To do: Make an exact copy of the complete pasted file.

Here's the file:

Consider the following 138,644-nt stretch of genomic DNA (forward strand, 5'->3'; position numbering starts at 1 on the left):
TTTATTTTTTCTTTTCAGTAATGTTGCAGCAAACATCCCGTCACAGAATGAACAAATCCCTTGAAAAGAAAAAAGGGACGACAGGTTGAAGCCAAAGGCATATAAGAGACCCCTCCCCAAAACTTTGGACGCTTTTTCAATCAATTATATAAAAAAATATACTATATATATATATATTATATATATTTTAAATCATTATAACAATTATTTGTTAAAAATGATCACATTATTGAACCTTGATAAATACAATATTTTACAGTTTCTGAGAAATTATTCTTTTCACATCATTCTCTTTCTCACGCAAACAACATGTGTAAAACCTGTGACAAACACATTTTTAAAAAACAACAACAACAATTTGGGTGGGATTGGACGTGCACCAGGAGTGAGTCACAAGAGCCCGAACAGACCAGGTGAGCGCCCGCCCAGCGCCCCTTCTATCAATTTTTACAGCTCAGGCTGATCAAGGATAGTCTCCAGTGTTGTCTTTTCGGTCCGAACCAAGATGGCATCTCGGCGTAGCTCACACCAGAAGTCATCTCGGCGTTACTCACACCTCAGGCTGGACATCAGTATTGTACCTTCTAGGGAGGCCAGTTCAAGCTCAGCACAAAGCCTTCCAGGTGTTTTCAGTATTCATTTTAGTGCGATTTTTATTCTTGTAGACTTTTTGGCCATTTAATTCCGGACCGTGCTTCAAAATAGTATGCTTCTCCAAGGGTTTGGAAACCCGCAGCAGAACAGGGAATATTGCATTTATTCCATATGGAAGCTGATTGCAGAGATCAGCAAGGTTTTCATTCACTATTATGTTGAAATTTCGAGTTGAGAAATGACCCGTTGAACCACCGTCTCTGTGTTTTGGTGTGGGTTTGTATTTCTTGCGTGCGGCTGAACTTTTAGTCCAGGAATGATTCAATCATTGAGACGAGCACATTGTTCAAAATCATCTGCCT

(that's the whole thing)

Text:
Consider the following 138,644-nt stretch of genomic DNA (forward strand, 5'->3'; position numbering starts at 1 on the left):
TTTATTTTTTCTTTTCAGTAATGTTGCAGCAAACATCCCGTCACAGAATGAACAAATCCCTTGAAAAGAAAAAAGGGACGACAGGTTGAAGCCAAAGGCATATAAGAGACCCCTCCCCAAAACTTTGGACGCTTTTTCAATCAATTATATAAAAAAATATACTATATATATATATATTATATATATTTTAAATCATTATAACAATTATTTGTTAAAAATGATCACATTATTGAACCTTGATAAATACAATATTTTACAGTTTCTGAGAAATTATTCTTTTCACATCATTCTCTTTCTCACGCAAACAACATGTGTAAAACCTGTGACAAACACATTTTTAAAAAACAACAACAACAATTTGGGTGGGATTGGACGTGCACCAGGAGTGAGTCACAAGAGCCCGAACAGACCAGGTGAGCGCCCGCCCAGCGCCCCTTCTATCAATTTTTACAGCTCAGGCTGATCAAGGATAGTCTCCAGTGTTGTCTTTTCGGTCCGAACCAAGATGGCATCTCGGCGTAGCTCACACCAGAAGTCATCTCGGCGTTACTCACACCTCAGGCTGGACATCAGTATTGTACCTTCTAGGGAGGCCAGTTCAAGCTCAGCACAAAGCCTTCCAGGTGTTTTCAGTATTCATTTTAGTGCGATTTTTATTCTTGTAGACTTTTTGGCCATTTAATTCCGGACCGTGCTTCAAAATAGTATGCTTCTCCAAGGGTTTGGAAACCCGCAGCAGAACAGGGAATATTGCATTTATTCCATATGGAAGCTGATTGCAGAGATCAGCAAGGTTTTCATTCACTATTATGTTGAAATTTCGAGTTGAGAAATGACCCGTTGAACCACCGTCTCTGTGTTTTGGTGTGGGTTTGTATTTCTTGCGTGCGGCTGAACTTTTAGTCCAGGAATGATTCAATCATTGAGACGAGCACATTGTTCAAAATCATCTGCCT